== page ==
- At Home
October is officially over and so is Breast Cancer Awareness month, but that doesn't mean that our commitment to taking care of our bodies should also come to an end.
I have to share this with you… I went for my first mammogram last week. Reading the terrible news about my friend Giuliana Rancic and her breast cancer diagnosis prompted me to make my appointment. The big 40 means it’s that time as well as so many statistics that encourage us to have regular mammograms and give our bodies every advantage against breast cancer.
I arrived early, spent five minutes filling out my paperwork and was escorted into an exam room. I saw this Sheryl Crow flyer on the counter. Yes, I had some anxiety and the expected fear of what could be discovered in my appointment but I also felt a sense of responsibility knowing that I was taking care of myself by doing what is recommended.
I undressed from the waist up and changed into a gown, then headed to the photography room where a technician took about 10 pictures of my breasts. The positions were awkward, but not painful like I had heard. We finished in less than 10 minutes.
"That wasn’t bad at all," I said to the nurse. "What's the big deal?"
She laughed and said, “That’s what I want to know!"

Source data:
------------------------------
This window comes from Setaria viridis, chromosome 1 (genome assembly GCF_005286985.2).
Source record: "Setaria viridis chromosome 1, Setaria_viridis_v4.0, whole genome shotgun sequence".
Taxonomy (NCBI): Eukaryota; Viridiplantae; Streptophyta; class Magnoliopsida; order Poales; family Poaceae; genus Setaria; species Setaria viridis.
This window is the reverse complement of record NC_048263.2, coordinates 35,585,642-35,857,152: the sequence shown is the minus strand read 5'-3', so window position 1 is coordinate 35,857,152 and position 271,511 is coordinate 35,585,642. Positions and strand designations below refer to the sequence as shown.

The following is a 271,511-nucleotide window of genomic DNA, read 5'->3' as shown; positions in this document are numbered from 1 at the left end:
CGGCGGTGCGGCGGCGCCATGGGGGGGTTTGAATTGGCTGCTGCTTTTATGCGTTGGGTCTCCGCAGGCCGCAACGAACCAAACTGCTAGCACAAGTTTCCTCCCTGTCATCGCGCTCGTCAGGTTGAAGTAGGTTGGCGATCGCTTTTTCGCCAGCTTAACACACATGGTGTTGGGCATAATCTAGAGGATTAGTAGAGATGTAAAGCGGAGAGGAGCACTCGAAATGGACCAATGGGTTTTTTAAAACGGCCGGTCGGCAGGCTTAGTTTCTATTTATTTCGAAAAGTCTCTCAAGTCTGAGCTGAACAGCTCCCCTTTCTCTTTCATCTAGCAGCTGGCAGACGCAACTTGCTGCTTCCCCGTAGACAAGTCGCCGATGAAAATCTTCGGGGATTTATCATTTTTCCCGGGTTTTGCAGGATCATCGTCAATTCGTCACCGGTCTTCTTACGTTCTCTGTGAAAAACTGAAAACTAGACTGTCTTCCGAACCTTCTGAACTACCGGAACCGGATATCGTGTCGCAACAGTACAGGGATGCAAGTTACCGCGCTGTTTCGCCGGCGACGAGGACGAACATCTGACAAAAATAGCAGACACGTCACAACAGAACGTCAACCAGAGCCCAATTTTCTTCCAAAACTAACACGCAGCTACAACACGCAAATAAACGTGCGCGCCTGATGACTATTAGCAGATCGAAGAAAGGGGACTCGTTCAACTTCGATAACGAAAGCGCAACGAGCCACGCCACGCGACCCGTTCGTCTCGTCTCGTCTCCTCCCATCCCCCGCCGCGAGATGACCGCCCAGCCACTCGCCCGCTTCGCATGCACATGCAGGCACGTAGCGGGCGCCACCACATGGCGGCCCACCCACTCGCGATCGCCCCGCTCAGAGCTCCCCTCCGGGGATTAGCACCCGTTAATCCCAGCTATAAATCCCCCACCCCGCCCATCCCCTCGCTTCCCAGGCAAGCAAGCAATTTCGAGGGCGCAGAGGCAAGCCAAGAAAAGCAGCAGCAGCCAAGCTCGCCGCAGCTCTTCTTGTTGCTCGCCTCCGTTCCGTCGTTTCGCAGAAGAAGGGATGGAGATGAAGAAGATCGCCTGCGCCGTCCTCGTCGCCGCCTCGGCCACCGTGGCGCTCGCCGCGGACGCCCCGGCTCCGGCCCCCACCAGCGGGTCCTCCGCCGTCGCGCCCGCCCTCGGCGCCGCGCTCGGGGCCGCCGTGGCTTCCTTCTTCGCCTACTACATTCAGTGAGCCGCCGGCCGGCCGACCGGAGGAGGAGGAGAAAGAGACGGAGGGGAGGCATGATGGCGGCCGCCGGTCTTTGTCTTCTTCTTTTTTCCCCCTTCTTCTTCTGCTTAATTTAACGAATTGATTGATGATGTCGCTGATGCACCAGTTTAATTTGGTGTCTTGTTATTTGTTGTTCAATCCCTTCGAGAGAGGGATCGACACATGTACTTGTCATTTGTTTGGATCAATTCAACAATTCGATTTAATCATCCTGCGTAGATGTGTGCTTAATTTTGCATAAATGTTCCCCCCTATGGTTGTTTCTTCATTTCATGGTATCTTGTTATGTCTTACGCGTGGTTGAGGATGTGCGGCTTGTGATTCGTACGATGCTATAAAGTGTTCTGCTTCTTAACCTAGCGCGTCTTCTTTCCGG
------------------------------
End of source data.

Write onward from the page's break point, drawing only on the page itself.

"Maybe it's fear or anxiety of the unknown," she went on. "It’s not painful for most women, but many cannot relax through the experience."
Five minutes later, the doctor came in with my results. He had already read them.
"Everything looks great,” he said.
“That’s it?” I asked. “What is all the hype about having a mammogram? This was the easiest doctor appointment I’ve ever had."
“I really hope you tell a lot of people that," he said. “See you next year.” And that was it.
Seriously, the entire appointment took 30 minutes. It was painless, awkward at best, but basically easy breezy. And now I don’t have to worry about what might be happening in my body. God forbid if something were wrong, I always want to know about it so I can deal with it.
Breast cancer is so much more treatable if detected early. According to the National Cancer Institute, mammograms can detect tumors before they can even be felt - and the five-year survival rates for breast cancer when it is detected in the first stage is more than 90%.
So if you are 40, consult your doctor and schedule your mammogram!